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Is an Invoice the Same as a Bill? With Definitions and Examples

An invoice and a bill are documents that convey the same information about the amount owing for the sale of products or services, but the term invoice is generally used by a business looking to collect money from its clients, whereas the term bill is used by the customer to refer to payments they owe suppliers for their products or services. An invoice and a bill are essentially the same thing, but the two terms are typically used by different parties involved in the same business transaction.

The following topics will help you learn more about the functions of invoices and bills:

Invoice Definition

Bill Definition

What’s the Difference Between an Invoice and a Bill?

What’s the Difference Between an Invoice and an Estimate?

What’s a Quote?

Invoice Definition

An invoice is an accounting document issued by a business to its client that outlines the products and services provided and details the amount of money owing for the work. An invoice serves the following functions:

  • An invoice is a business transaction that requests payment from a client for services rendered
  • An invoice is issued before payment is received, as a way of requesting payment by a specific deadline
  • An invoice provides the business with a record of the goods or services sold, for recordkeeping purposes

Bill Definition

A bill is a document outlining the amount a customer owes for goods received or services rendered and is printed or written out as a statement of the charges.

  • A bill is issued before payment is sent
  • A bill serves as a record for the customer of the goods or services provided by a business and acts as a reminder of payments owing
  • When you receive an invoice from a supplier as a customer, you enter it in your books as a bill that must be paid

What’s the Difference Between an Invoice and a Bill?

An invoice and a bill convey the same information about the amount owed as part of a business transaction, but an invoice is generated by the business providing a service, and the customer receiving the invoice records it as a bill to be paid.

This example illustrates how the terms invoice and bill are used differently in accounting:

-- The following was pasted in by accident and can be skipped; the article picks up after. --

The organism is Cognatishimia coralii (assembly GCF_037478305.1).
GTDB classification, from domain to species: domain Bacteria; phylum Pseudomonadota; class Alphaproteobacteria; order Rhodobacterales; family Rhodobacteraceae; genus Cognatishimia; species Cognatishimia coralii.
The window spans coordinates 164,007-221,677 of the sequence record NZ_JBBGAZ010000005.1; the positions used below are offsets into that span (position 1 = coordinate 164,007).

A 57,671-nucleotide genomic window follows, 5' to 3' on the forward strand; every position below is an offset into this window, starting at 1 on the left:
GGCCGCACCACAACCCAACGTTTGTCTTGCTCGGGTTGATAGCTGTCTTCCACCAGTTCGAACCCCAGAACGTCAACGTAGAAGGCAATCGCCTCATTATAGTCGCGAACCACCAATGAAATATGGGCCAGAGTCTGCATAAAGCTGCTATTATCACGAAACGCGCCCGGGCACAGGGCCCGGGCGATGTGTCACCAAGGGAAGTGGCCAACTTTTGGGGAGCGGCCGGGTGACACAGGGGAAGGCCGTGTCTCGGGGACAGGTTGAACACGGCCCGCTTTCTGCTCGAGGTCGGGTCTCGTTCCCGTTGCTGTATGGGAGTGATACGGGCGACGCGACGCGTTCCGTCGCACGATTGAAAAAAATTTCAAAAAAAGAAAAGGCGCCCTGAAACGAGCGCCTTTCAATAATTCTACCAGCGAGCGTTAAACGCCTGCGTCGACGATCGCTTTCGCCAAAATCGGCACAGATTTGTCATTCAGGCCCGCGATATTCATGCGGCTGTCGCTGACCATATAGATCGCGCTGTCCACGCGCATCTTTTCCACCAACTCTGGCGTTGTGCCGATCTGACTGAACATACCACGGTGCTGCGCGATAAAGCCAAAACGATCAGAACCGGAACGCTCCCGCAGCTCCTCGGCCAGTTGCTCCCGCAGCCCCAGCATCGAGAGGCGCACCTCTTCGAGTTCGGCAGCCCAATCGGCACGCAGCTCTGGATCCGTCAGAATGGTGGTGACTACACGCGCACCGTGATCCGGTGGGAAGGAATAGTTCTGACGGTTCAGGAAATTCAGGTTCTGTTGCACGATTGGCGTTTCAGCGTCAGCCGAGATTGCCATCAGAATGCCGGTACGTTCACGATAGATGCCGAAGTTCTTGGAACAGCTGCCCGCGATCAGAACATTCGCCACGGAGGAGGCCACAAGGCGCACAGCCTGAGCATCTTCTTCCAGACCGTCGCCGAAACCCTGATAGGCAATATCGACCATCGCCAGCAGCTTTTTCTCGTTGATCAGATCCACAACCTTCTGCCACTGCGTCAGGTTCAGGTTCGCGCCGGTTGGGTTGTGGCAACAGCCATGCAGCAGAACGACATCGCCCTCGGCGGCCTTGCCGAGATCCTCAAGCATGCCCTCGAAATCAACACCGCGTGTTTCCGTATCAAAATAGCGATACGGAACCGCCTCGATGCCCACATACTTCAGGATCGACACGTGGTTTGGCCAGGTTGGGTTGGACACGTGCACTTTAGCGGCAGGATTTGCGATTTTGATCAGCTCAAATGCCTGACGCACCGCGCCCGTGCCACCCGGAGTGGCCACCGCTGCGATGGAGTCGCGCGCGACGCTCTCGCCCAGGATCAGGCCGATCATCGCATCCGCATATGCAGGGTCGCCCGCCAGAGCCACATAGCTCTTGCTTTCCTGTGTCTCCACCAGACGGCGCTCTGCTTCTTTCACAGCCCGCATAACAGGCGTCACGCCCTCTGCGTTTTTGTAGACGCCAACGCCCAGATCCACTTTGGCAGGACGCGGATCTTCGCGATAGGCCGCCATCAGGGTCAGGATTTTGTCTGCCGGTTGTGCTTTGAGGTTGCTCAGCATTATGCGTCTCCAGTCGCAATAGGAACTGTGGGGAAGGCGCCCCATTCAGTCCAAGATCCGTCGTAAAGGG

A business sends an invoice to a customer → The customer receives it as a bill → The customer pays the amount owing → The business issues a receipt as proof of the payment

What’s the Difference Between an Invoice and an Estimate?

An invoice and an estimate look similar to one another and contain much of the same information, but they serve very different purposes. Whereas an invoice requests payment for products sold or services rendered by a business, an estimate does not seek payment but rather offers a quote for future services and outlines the amount those services would cost the client.

An estimate is a proposal detailing what future services would cost the customer. Businesses provide clients with estimates before any work has begun and before any money is due for payment. Invoices, however, are presented to a client when work has been completed on a job and payment is due.

Estimates provide:

  • An overview of the services a business will provide its client
  • A project scope, so the client understands the work to be completed
  • Timelines and completion dates for the project
  • An estimate of the fees the client will owe for the work
  • Other terms and conditions specific to the job

What’s a Quote?

A quote provides the client with a fixed price for a project, whereas an estimate provides an estimate of the fees that will be incurred for a project, which could change. A quote is usually subject to a specific time frame, for example, many businesses will stipulate that a quote is only valid for 30 days from the day it’s issued. That’s because the costs a business incurs to produce its goods or provide its services can fluctuate over time.

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